If space is not an issue, you can also set the zfs property copies=2. This provides some protection against unreadable blocks.

On 2017-08-05 10:54 AM, Adam Thompson wrote:
True, but it's also a journaling filesystem (effectively, even if that's not 
quite the curvy technical term for it) so is far less prone to random 
corruption on hard (unexpected) shutdowns / reboots.
Best of both worlds is to use ZFS boot off mirrored disks, but that also 
increases cost and only protects against two common failure modes.  At least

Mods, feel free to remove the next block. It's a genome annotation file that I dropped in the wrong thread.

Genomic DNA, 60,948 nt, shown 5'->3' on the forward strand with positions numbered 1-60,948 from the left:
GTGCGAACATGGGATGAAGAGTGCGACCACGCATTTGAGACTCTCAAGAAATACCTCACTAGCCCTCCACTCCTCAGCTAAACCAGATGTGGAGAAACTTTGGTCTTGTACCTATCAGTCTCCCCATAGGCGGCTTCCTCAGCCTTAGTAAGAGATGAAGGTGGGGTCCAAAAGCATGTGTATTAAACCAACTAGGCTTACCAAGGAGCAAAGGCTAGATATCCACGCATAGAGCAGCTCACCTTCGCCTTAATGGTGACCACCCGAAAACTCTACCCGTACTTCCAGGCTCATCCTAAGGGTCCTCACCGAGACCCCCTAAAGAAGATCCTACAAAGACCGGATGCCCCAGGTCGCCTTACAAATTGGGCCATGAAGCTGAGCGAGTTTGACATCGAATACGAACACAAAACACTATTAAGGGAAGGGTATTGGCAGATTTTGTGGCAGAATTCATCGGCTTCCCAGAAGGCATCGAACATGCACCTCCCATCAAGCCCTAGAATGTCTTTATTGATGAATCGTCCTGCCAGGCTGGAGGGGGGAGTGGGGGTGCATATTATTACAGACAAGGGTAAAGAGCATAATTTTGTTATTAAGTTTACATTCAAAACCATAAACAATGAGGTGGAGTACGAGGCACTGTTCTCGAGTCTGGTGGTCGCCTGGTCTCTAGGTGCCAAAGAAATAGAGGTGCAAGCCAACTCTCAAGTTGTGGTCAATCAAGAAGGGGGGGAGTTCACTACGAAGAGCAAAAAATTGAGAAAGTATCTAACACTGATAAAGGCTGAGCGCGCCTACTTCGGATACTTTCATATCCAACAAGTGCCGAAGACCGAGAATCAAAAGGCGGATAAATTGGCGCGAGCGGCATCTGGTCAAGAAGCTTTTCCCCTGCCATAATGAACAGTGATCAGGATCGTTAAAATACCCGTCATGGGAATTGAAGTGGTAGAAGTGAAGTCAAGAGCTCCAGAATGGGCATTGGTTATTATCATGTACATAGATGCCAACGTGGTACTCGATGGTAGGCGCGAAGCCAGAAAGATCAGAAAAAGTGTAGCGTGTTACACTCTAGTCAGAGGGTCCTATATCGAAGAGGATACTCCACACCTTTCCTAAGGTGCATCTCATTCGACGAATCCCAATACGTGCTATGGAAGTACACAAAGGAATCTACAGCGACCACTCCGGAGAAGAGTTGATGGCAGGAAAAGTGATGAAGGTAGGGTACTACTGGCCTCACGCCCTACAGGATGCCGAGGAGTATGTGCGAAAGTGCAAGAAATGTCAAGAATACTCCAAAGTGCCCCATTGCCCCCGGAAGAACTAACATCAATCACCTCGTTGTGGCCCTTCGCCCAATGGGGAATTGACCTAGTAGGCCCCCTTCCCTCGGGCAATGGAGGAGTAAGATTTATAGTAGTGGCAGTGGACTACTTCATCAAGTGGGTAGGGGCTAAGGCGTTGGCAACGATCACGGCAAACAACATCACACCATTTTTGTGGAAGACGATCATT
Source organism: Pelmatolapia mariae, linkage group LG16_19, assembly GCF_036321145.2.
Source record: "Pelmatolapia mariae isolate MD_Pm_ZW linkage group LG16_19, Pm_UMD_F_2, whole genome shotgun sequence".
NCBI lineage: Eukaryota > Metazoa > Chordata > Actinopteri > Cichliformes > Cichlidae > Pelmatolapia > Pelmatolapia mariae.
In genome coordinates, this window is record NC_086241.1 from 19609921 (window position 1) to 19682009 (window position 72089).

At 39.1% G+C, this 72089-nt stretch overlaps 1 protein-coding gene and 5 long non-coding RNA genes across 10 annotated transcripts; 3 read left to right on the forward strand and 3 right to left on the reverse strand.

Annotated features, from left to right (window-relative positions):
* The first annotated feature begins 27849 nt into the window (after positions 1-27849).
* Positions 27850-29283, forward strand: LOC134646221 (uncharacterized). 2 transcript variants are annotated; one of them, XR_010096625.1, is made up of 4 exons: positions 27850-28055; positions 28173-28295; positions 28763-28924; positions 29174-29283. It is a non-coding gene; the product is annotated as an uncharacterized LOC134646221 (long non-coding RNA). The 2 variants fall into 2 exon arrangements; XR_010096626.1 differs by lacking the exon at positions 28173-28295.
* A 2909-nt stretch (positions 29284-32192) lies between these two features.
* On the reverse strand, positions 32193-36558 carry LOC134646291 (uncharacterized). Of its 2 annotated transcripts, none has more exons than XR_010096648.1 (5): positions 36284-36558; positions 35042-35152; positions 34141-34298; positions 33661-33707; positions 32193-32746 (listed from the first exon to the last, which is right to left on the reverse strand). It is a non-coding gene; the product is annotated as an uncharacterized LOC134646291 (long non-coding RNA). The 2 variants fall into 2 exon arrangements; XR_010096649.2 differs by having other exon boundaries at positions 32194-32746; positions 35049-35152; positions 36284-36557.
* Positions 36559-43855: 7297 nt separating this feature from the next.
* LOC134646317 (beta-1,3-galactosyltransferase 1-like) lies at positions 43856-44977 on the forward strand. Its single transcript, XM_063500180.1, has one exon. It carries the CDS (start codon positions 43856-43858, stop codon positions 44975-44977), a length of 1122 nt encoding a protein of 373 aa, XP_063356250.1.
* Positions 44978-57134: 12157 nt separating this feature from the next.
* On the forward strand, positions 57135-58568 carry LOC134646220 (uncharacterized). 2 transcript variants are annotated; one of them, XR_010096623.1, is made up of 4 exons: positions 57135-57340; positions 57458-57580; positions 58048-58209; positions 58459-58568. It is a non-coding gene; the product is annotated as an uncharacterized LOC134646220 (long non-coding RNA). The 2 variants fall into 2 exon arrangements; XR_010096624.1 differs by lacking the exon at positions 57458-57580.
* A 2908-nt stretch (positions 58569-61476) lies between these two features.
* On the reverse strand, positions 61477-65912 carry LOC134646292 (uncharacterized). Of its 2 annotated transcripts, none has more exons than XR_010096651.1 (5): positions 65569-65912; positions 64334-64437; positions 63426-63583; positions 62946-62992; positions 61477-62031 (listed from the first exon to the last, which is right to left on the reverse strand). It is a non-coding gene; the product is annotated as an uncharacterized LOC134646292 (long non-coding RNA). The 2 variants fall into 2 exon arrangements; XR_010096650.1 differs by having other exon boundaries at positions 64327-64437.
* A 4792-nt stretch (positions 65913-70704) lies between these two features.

here, I lose power frequently.  (For periods longer than I'm prepared to spend 
on UPS to protect, thank you.) I've had corrupt filesystem once, never want 
that again.  I've had disk failure zero times, at least I don't waste time 
debugging it when that happens.
So single-device ZFS should be an improvement over the current state of affairs 
no matter what.
-Adam

On August 5, 2017 11:16:20 AM CDT, Rainer Duffner <rai...@ultra-secure.de> 
wrote:
Am 05.08.2017 um 15:07 schrieb Jim Pingle <li...@pingle.org>:

ZFS is self-healing and though we have not been able to reproduce the
corruption issues seen by some with UFS, all evidence points to ZFS
not
being susceptible to those problems.

It’s really only „self-healing“ if you have two or more disks.

That’s (one reason) why they recommend to not use hardware-RAID.


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